• Bearing. My flying instructor used to say “in the air, the bearing is the life“. When he is flying over the ocean he finds himself sometimes having to correct up to 10 degrees. On top, due to lack of intermediate points of reference and that he is not sure about the speed and direction of the wind, hours before seeing the land in Ireland he finds himself estimating that he may either see the land in Norway or the gulf of Biscay in Spain.
  • Changing position within seat. In order to prevent falling asleep, at some times he goes systematically changing position within the seat: stretching a leg, then the other, grabbing the commands with a hand, then the other. This is something that we can do also while piloting or driving a car (though preferably mixing it with frequent stops!)

As I always do, I marked several pages and underlined different passages that trigger different thoughts. See some of them below:

“I have divided my reserves for the flight in two categories: reserves for success and reserves for failure.”

“[…] I don’t wish my competitors hard luck. Crashed planes and flyers in hospitals impair all of aviation, and destroy the joy of flight.

Landing on one wheel and a wing tip with a highly loaded plane isn’t very dangerous when a pilot is well acquainted with his craft. […] it has been done many times. The newspapers always make it seem a good deal worse than it really is.”

“On our mail route, the pilots expect forced landings. We don’t average a hundred hours between them.”

“Science, freedom, beauty, adventure: what more could you ask of life? Aviation combined all the elements I loved.”

“A pilot has the right to choose his battlefield – that is the strategy of the flight. But once the battlefield is attained, conflict should be welcomed, not avoided. If a pilot fears to test his skills with the elements, he has chosen the wrong profession.”

I wish I could take an aeronautical engineering course. […] I could work hard to understand the magic in the contours of a wing.”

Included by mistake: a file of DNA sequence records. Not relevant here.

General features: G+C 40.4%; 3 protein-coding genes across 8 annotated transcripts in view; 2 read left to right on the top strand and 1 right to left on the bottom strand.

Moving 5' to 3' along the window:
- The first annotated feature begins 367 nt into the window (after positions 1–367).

Now pretty soon you fellows are going to think you’re pretty good. It happens to every pilot. Usually starts when he’s had about 25 or 30 hours solo. I just want you to remember this: in aviation, it may be all right to fool the other fellow about how good you are – if you can. But don’t try to fool yourself.” (advice from his instructor in the Army, Master Sergeant Winston)

“No matter how much training you’ve had, your first solo is far different from all other flights. You are completely independent, hopelessly beyond help, entirely responsible, and terribly alone in space.”

“One old Negro woman came up to me with serious face and asked, ‘Boss, how much you all charge fo’ to take me up to Heaven an’ leave me dah?‘ “

The book includes several very interesting appendices about the flights of the aircraft, technical data and maps, prizes collected…

After completing the flight, Lindbergh made some tours around the world until the airplane was finally retired after 174 flights and 489 hours of flying. Today it can be visited at the National Air and Space Museum in DC.

If you like aviation, I do recommend you the reading of the book.

(1) I would say that the size of his fame, legend and iconic figure is not restricted to the aviation world.

(2) The third of the trio, Guynemer, died in the war.

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4 Comments

Filed under Aerospace & Defence, Books

4 responses to “The Spirit of St. Louis (book review)